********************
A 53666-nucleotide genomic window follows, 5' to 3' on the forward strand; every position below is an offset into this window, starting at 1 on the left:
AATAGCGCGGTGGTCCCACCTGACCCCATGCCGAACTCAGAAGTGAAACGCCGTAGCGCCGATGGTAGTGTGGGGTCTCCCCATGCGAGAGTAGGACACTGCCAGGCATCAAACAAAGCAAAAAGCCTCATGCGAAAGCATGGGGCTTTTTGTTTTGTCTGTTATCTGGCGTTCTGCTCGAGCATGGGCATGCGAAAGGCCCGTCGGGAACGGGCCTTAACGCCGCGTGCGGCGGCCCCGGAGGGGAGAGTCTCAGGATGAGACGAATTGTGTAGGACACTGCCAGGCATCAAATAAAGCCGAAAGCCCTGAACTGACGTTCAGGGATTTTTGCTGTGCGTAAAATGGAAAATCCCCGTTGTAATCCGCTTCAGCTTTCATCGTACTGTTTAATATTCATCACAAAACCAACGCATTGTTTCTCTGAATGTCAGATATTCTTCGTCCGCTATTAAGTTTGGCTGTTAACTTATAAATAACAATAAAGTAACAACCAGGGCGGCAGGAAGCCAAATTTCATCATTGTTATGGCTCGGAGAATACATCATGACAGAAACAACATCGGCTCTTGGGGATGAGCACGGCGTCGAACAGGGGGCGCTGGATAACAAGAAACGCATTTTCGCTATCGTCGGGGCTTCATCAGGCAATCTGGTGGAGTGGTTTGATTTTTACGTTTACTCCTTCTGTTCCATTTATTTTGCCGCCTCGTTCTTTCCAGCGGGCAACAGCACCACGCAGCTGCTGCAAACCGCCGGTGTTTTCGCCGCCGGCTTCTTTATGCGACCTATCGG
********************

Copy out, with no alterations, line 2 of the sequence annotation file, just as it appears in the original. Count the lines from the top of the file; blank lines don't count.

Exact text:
AATAGCGCGGTGGTCCCACCTGACCCCATGCCGAACTCAGAAGTGAAACGCCGTAGCGCCGATGGTAGTGTGGGGTCTCCCCATGCGAGAGTAGGACACTGCCAGGCATCAAACAAAGCAAAAAGCCTCATGCGAAAGCATGGGGCTTTTTGTTTTGTCTGTTATCTGGCGTTCTGCTCGAGCATGGGCATGCGAAAGGCCCGTCGGGAACGGGCCTTAACGCCGCGTGCGGCGGCCCCGGAGGGGAGAGTCTCAGGATGAGACGAATTGTGTAGGACACTGCCAGGCATCAAATAAAGCCGAAAGCCCTGAACTGACGTTCAGGGATTTTTGCTGTGCGTAAAATGGAAAATCCCCGTTGTAATCCGCTTCAGCTTTCATCGTACTGTTTAATATTCATCACAAAACCAACGCATTGTTTCTCTGAATGTCAGATATTCTTCGTCCGCTATTAAGTTTGGCTGTTAACTTATAAATAACAATAAAGTAACAACCAGGGCGGCAGGAAGCCAAATTTCATCATTGTTATGGCTCGGAGAATACATCATGACAGAAACAACATCGGCTCTTGGGGATGAGCACGGCGTCGAACAGGGGGCGCTGGATAACAAGAAACGCATTTTCGCTATCGTCGGGGCTTCATCAGGCAATCTGGTGGAGTGGTTTGATTTTTACGTTTACTCCTTCTGTTCCATTTATTTTGCCGCCTCGTTCTTTCCAGCGGGCAACAGCACCACGCAGCTGCTGCAAACCGCCGGTGTTTTCGCCGCCGGCTTCTTTATGCGACCTATCGG